Is 2021 the Right Time for Do-It-Yourself Sales Tax Compliance?
(Updated in March 2021)
Three years after the Supreme Court of the United States (“SCOTUS”) issued their decision in the case of South Dakota v. Wayfair, Inc. (“Wayfair”), economic nexus is being aggressively enforced by most states and manufacturers are paying the price in time, money and resources.
Remember back in 2018 when the Wayfair decision sent a wave of panic through many manufacturers, as the physical presence standard was the only nexus standard set forth when Quill Corp. v. North Dakota (“Quill”) was overturned?
Previously, manufacturers had relied upon Quill as the basis for not collecting sales tax on sales made into states where they had no physical presence. Although states had been trying to chip away at the physical presence standard for years, Wayfair opened the door for many states to begin enforcing economic nexus laws for taxable sales of products and services. Fast forward to 2021 and the hinges are off the doors as most states continue to look for ways to collect sales or use tax from out-of-state taxpayers.
One result is that most manufacturers are now required to file more sales tax returns to a broader range of jurisdictions. If your company falls into this category, as yourself these two questions:
1) What does this mean for my company?
2) What do we need to do next?
With nearly 11,000 separate taxing jurisdictions across the U.S. there are now many challenges that manufacturers face (where to register, taxability of goods) but one of the biggest and most important questions is who and how will a manufacturer file all the additional returns.
Who will handle this extra workload? Is your tax/accounting department already overworked and understaffed? Do you have resources to dedicate to this task or will you need to hire additional employees? Is filing monthly returns a value-added proposition or does outsourcing make more sense? All of these questions need to be considered when deciding whether to take on the task internally or look outside the company for help in managing this function.
Unfortunately, filing returns is not as simple as entering numbers into a tax return. One especially large challenge is pulling out the data from the company accounting system. The correct data needs to be pulled and reconciled, ensuring that all sales and all tax collected is accounted for. Then, in many states, data needs to be manipulated down to the local tax level. Slicing and dicing the data is often required in order to get the data in such a way that it is usable for filing returns.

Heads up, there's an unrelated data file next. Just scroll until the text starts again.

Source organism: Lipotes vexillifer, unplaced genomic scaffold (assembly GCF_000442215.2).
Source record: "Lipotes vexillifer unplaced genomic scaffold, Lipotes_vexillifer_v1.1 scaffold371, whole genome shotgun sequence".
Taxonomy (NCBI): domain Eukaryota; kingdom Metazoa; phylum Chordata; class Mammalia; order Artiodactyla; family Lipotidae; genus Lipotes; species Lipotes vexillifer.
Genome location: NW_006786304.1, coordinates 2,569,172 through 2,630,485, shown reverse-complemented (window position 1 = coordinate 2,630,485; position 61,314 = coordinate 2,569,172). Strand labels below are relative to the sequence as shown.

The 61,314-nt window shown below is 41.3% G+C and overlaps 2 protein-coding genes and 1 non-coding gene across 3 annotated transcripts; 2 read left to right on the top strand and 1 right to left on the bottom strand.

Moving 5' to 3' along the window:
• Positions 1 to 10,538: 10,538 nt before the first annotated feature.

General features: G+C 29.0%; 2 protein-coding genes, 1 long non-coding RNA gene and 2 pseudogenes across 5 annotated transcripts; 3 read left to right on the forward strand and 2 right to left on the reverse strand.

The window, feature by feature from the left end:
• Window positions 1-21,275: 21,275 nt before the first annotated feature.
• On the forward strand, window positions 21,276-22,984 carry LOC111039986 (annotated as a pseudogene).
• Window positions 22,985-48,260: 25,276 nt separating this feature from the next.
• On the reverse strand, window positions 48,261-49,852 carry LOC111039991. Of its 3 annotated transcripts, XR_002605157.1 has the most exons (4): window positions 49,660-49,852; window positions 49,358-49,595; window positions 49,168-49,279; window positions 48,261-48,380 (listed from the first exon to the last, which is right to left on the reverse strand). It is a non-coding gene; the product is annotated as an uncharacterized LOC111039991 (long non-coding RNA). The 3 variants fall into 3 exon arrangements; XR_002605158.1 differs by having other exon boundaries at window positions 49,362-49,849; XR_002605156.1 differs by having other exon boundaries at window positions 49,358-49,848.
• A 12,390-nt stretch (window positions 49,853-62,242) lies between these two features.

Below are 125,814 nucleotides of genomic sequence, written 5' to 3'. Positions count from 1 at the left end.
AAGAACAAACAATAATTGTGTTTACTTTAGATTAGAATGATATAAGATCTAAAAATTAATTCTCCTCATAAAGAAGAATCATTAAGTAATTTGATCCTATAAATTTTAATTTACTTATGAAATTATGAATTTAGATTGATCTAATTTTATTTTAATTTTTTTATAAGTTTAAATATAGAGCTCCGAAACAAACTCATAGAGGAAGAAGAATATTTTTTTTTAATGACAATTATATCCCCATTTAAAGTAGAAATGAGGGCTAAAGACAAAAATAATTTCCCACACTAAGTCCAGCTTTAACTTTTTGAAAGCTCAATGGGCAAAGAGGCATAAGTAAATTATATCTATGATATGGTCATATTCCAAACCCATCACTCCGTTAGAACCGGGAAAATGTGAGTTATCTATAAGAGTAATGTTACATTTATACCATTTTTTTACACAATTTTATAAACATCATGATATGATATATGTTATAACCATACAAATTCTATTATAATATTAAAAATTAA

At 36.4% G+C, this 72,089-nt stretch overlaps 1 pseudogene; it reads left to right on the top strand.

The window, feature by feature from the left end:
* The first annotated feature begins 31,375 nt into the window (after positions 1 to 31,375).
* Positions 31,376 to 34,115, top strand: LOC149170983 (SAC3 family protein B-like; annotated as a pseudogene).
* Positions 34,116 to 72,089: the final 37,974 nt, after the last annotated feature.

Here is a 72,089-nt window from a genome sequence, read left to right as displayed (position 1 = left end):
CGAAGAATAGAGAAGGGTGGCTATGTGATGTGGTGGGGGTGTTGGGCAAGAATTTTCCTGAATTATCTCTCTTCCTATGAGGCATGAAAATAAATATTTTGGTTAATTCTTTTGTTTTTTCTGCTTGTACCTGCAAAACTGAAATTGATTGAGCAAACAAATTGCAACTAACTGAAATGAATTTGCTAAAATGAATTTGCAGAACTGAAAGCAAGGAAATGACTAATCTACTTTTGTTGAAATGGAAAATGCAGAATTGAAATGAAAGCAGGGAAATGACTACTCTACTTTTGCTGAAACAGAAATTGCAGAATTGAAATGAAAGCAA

Without the expertise and experience in sales tax compliance, errors can be costly in more ways than just penalties. Another large component of compliance is handling notices by the Department of Revenue. Any missed deadline or calculation error can trigger red flags within the Department of Revenue. Then notices start coming in the mail. It takes time (hold times can be over 30 minutes or more) to respond and fix any problems.
At Cherry Bekaert, we have the compliance outsourcing expertise to assist any size manufacturers with their outsourcing needs. Our outsourcing services ensure our clients will have one less thing to worry about each month. Quoting a current client:
“Cherry Bekaert has been providing sales and use tax compliance services for [Our Company] for more than 5 years. In that span, we have expanded our market presence throughout the United States. Cherry Bekaert has assisted us every step of the way from registering in new jurisdictions to filing additional returns. Their processes allow [Our Company] to accurately track payments made to jurisdictions, as well as credits, discounts and other adjustments to the monthly tax due. Additionally, they handle all notices related to the filings they are responsible for, which relieves us of the burden of trying to contact the various jurisdictions ourselves. The service level has been exceptional and we are happy to recommend their services to any company who is considering outsourcing their sales and use tax compliance function.” Johnny A., Financial Controller, Global Retailer